Brian Morrill served his mission, graduated from college, was accepted into Navy Officer Candidate School, and then began pilot training. “Flight school is a fast-paced, high-pressure, and high-risk environment,” he says. “I have found, through painful experience, that when I forget the spiritual essentials, I can’t perform as I need to. When I do the essential things, prayer and scripture study being most important, I am calm and confident and feel good about my performance. I taught myself to establish these priorities by not leaving my home before morning personal prayer and scripture study. Sometimes this means I have to get up very early. Then, at night, I make sure to have meaningful prayer. The other thing is balance. Whenever possible I take time to go to church, play sports, and hang out with ward and work friends, all of which helps me unwind.”

    Opening Our Hearts to Heavenly Father

    Brian Shimasaki and family

    Brian and Nadia Shimasaki rediscovered the Church while stationed in Japan with the United States Navy after years “of not opening up our hearts to let our Heavenly Father in,” says Nadia. “We were brought halfway around the world to be taught how we can come closer to our Heavenly Father, how to bring the gospel back into our lives, and that no matter what, we are never alone.”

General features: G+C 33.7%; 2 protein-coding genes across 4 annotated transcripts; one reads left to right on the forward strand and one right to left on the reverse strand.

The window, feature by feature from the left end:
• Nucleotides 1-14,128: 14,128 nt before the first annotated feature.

Brian and Nadia were surrounded with loving support from the military senior missionaries (whom Nadia calls their “adoptive family”) and their branch. Brian baptized their two daughters, and the family was recently sealed in the temple. Brian received a commission as an officer, and he and Nadia will both be able to complete college in Florida, where they now live. They know the Lord has blessed them with this opportunity.

    Nadia testifies, “Our Heavenly Father loves us so much that He gave His Only Begotten Son, who sacrificed His life to give us the opportunity to choose—this was something we had to learn. We love the gospel of Jesus Christ and know that only through Him can we find happiness and eternal life.”

    Samantha Edrington

    After two years as a West Point cadet, Austin took time out to serve as a missionary for the Church.

    Austin Wheeler

    Michael Santana

    Brittney Clark

    Brian Morrill

    Brittney with her proud father

    Brian Shimasaki

    Background by Thomas Seybold/iStock/Thinkstock